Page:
The Rise Of The Algorithm Part III The Ascension Of The Actuary
Since undertaking the task of explaining the role of Algorithms in modern day reality, I have begun to understand something of the fire that humans possess; a fire which I had thought might be blown out by the gale force winds of change. A Toffler effect so to speak, brought about by exponential changes in technology. Americans might be forgiven for thinking that changes in technology which occurred during the nineteenth century had the same impact as those changes wrought in the twentieth. After all, building an intercontinental railroad system had pretty much the same effect as building an interstate highway network. The creation of an internet, which connects the majority of humans has had about the same effect as seeing to it that most Americans could read, and then creating a national culture (several really) that depended on readers as the readers depended on the words they read. While the twentieth century passed, first telephones, and then television invaded each and every home and the experience of being human became something that could be scripted; all it takes is an algorithm folks.The difference as I see it is in the impact of technological change on our individual limits in a far denser population. When great changes came in the nineteenth century they created limitless possibilities to practically everyone. Midway through the twentieth century, technology had created great opportunities for fewer and fewer people. Malthus’ dire predictions came true, and the algorithms of prosperity, and population moved inexorably forward; and no amount of pleading would turn them back.
The evidently enduring flame I spoke of has caused me to change much of my thinking though, and, as I shall endeavor to explain, gives me hope as a possible challenge to what had heretofore seemed an inevitable end to us courtesy of our most powerful tool, the algorithm. First, the actuary. Like guns, algorithms don’t kill people, people do. An algorithm, like a gun, is a tool and must be wielded by a person with a purpose and a skill. The purpose comes at best, from a group of people whose intentions are creative and constructive. At worst, the purpose comes from a single individual whose purpose is destructive, the deed done on the down low. Examples of the former are algorithms for bedside diagnostics without imaging, and for emergency logistics management; examples of the former might be algorithms for investment transactions, and algorithmic trading; or worse, developing terrorist attacks that strike us through our electronic lives. Think of it; when I was thirty, practically anybody could live in an nineteenth century world. For that matter, they could have prospered in an eighteenth century world. Can most of the thirty somethings of today say the same? You know it ain’t so,Joe. The ubiquitous they have all the rational approaches covered.When us grown ups talk to others who are like minded, we all seem to agree privately that we cannot see any way out of the mess. We know deep down inside that the kind of mistakes were made that can only lead to misery on a scale not known to us outside the imaginations of writers of horror, or perhaps in the memories of those who have seen true war.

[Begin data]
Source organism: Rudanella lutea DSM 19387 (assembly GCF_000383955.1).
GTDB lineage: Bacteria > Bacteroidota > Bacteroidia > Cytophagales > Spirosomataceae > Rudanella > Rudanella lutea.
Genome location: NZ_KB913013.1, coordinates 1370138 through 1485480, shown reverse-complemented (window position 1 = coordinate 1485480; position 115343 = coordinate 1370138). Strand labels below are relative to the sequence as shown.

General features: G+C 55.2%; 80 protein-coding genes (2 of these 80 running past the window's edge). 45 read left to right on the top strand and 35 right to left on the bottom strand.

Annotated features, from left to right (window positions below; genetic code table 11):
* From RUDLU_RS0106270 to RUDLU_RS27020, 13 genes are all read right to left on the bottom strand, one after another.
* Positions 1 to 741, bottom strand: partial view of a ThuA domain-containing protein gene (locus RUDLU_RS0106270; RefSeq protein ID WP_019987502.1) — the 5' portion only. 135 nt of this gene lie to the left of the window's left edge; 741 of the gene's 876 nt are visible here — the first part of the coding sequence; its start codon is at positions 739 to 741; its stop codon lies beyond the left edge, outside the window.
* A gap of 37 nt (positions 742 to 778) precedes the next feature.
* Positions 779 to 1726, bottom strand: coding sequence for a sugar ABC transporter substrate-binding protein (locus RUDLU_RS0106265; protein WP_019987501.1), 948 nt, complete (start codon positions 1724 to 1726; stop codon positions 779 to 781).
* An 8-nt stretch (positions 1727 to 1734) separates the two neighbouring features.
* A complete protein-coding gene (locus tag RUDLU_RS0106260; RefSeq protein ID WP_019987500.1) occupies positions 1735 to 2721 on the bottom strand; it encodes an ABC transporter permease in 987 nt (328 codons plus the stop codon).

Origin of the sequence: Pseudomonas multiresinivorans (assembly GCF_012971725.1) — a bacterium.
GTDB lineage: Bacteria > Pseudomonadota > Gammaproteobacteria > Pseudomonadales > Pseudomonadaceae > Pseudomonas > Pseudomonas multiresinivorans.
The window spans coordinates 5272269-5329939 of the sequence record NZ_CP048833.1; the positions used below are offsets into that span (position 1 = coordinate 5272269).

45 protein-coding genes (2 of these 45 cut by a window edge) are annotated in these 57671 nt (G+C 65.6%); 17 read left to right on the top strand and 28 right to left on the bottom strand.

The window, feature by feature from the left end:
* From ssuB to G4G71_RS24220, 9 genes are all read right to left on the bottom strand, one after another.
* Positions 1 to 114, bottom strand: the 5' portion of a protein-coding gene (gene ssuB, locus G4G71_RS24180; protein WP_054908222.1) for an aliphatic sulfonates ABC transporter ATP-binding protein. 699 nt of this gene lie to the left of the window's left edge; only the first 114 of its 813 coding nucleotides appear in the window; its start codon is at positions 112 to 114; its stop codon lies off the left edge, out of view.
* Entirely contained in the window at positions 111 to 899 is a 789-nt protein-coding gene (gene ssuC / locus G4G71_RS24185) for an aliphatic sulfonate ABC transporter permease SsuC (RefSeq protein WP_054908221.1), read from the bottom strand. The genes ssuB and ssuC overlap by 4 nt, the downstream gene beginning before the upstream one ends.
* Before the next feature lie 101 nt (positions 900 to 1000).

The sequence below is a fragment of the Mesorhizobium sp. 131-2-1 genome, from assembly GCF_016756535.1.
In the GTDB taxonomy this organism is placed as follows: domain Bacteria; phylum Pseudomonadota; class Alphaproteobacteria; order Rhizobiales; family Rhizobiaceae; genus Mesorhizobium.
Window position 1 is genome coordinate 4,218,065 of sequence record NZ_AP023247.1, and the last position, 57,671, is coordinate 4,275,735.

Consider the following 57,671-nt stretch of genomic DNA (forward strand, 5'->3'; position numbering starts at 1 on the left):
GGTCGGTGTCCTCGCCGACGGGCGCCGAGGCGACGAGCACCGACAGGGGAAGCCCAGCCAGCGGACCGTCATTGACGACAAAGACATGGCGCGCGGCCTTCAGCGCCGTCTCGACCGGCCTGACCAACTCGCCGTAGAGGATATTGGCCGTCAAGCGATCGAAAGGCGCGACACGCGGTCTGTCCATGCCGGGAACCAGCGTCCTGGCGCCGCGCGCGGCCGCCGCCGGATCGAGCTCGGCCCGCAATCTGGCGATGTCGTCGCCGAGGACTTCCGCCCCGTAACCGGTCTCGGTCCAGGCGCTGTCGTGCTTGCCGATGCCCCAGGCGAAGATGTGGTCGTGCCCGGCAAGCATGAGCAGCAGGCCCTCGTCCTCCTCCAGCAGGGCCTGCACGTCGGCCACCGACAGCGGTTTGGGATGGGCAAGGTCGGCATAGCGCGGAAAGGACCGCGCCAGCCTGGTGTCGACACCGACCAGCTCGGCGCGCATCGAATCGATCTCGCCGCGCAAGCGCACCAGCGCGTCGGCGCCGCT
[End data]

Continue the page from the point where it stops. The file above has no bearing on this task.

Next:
Well….what was that hope you was talkin’ about there Theo? O.K. Are the kids outside? Alright, here it is: Sun Tzu said “if you do not know your weakest point, be sure your enemy will”. Well folks, I’m no actuary, but if you think about it, isn’t the great density of our connected population
our enemy’s greatest weakness? Aren’t all these algorithms concatenated into one big algorithm, each actuary working for an algorithmic fiefdom no one part of the kingdom quite knowing what the other fiefdoms do? I don’t think there is any way to avoid a disaster that is basically intercontinental, but I do think we could still bring the giant down before an actuary partners with a data researcher and eliminates the need for human developers. I think we might be able to manage our downfall in such a way that our grandchildren will know what came before them by leaving them some small part of it. Such lays the foundation for the solution; a solution that I will explain in what I promise will be the last I will say on this for a time in our fourth article in this series, Jesus is the algorithm (a phrase given to us by one of the greatest actuaries of our time).